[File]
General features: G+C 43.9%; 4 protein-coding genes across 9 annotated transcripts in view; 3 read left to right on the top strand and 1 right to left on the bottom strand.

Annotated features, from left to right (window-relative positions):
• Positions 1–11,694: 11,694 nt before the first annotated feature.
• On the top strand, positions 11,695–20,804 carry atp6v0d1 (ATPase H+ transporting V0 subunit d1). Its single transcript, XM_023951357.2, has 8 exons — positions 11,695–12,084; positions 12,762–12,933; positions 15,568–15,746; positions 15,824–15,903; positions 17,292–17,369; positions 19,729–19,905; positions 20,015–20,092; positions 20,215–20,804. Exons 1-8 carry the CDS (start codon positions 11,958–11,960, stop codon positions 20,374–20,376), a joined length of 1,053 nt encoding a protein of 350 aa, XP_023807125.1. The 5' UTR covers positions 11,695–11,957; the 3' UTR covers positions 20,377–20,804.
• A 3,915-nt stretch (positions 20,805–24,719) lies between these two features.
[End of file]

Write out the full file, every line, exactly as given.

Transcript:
General features: G+C 43.9%; 4 protein-coding genes across 9 annotated transcripts in view; 3 read left to right on the top strand and 1 right to left on the bottom strand.

Annotated features, from left to right (window-relative positions):
• Positions 1–11,694: 11,694 nt before the first annotated feature.
• On the top strand, positions 11,695–20,804 carry atp6v0d1 (ATPase H+ transporting V0 subunit d1). Its single transcript, XM_023951357.2, has 8 exons — positions 11,695–12,084; positions 12,762–12,933; positions 15,568–15,746; positions 15,824–15,903; positions 17,292–17,369; positions 19,729–19,905; positions 20,015–20,092; positions 20,215–20,804. Exons 1-8 carry the CDS (start codon positions 11,958–11,960, stop codon positions 20,374–20,376), a joined length of 1,053 nt encoding a protein of 350 aa, XP_023807125.1. The 5' UTR covers positions 11,695–11,957; the 3' UTR covers positions 20,377–20,804.
• A 3,915-nt stretch (positions 20,805–24,719) lies between these two features.